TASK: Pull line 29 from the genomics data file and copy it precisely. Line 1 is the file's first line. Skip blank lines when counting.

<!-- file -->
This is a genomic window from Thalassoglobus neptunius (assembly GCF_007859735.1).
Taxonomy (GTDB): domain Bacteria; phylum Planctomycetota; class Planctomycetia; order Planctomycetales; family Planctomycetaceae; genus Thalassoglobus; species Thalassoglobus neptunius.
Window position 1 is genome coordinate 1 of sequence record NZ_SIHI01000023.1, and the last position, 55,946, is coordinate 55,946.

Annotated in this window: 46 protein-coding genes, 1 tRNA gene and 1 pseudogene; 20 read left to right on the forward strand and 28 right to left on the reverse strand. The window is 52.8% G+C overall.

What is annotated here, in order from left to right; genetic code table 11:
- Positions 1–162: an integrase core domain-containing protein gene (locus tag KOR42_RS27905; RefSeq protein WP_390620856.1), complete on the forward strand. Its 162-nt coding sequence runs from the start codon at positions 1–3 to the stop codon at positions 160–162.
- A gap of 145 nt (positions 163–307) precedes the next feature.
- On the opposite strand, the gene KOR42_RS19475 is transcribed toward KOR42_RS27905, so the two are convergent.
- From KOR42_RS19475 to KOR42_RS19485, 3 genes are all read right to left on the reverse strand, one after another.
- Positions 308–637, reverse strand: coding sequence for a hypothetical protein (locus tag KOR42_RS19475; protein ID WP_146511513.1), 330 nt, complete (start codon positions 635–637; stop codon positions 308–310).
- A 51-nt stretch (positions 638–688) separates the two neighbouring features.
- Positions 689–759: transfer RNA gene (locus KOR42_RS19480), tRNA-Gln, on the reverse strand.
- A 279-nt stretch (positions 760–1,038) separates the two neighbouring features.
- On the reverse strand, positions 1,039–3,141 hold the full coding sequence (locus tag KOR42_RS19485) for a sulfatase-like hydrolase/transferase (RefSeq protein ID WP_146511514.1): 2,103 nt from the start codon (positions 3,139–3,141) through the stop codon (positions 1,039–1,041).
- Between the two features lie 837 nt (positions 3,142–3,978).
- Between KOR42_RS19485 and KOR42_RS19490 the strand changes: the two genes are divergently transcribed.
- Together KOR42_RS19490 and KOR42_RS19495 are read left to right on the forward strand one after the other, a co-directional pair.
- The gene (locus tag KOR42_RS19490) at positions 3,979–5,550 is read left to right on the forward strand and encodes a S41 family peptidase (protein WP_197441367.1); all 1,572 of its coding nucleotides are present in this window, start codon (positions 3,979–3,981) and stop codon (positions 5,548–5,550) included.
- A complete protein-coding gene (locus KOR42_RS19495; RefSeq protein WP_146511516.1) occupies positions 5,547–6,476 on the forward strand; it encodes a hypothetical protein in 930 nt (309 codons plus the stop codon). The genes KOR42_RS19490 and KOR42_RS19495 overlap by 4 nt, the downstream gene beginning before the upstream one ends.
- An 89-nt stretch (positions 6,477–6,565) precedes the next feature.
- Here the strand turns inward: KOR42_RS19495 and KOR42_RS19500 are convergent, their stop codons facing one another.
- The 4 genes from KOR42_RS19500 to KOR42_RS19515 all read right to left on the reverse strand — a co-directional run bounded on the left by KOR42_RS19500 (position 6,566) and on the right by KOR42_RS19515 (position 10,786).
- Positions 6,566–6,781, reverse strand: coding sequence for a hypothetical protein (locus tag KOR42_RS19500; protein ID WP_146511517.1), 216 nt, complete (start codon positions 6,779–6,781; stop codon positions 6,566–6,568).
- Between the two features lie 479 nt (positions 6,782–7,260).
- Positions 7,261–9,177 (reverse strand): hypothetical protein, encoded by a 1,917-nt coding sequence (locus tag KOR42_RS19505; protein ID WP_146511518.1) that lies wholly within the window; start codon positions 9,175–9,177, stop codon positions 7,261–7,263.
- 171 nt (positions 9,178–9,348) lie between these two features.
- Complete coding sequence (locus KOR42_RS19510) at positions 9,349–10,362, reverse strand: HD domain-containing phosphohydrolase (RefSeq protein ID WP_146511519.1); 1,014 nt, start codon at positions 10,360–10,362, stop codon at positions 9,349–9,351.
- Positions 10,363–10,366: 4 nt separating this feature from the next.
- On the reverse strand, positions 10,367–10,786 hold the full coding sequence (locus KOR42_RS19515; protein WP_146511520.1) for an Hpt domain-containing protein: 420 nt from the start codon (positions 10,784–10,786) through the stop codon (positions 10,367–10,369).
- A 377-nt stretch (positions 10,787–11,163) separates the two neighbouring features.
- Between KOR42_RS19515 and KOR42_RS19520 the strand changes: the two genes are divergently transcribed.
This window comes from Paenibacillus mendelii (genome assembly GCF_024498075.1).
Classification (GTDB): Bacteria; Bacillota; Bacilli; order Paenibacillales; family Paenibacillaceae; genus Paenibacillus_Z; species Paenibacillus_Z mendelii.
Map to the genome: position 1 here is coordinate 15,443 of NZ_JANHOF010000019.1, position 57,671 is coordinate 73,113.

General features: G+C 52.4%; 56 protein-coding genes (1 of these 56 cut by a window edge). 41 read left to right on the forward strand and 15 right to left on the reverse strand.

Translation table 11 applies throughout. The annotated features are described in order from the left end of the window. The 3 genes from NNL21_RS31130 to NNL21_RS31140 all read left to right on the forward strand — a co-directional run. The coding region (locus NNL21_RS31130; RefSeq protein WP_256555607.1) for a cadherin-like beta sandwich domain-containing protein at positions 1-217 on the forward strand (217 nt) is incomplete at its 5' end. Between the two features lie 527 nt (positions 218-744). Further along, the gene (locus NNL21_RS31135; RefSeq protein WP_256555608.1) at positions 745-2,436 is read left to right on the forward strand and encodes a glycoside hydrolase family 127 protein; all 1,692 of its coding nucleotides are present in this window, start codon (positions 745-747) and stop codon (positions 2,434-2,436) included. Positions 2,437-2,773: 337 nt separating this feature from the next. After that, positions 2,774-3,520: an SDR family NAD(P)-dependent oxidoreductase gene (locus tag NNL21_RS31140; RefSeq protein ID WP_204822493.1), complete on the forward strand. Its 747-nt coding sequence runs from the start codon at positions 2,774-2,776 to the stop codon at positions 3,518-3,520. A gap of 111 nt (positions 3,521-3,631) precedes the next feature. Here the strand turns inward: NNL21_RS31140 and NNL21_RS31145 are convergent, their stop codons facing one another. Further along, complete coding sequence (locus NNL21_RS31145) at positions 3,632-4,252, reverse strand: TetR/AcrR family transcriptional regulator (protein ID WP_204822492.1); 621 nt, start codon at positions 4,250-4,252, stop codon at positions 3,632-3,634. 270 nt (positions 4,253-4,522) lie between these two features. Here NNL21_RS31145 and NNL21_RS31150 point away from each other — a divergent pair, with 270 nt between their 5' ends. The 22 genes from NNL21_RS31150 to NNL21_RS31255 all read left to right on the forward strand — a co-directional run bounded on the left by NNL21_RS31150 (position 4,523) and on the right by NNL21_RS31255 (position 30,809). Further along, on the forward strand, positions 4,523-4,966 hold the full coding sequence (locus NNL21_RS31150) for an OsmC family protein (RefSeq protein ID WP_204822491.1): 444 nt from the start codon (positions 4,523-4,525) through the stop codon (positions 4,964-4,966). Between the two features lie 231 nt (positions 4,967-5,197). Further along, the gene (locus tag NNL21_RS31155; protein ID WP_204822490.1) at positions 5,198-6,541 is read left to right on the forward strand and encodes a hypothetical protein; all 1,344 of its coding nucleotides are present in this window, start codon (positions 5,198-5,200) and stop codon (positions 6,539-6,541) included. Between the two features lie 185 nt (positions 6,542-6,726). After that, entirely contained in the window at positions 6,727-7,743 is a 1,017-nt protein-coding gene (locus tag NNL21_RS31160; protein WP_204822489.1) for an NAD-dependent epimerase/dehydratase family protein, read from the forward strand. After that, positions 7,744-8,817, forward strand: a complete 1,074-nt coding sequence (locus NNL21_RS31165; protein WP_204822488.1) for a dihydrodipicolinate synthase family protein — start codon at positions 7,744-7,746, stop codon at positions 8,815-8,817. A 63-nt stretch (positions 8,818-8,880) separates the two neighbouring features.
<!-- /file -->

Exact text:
- On the reverse strand, positions 10,367–10,786 hold the full coding sequence (locus KOR42_RS19515; protein WP_146511520.1) for an Hpt domain-containing protein: 420 nt from the start codon (positions 10,784–10,786) through the stop codon (positions 10,367–10,369).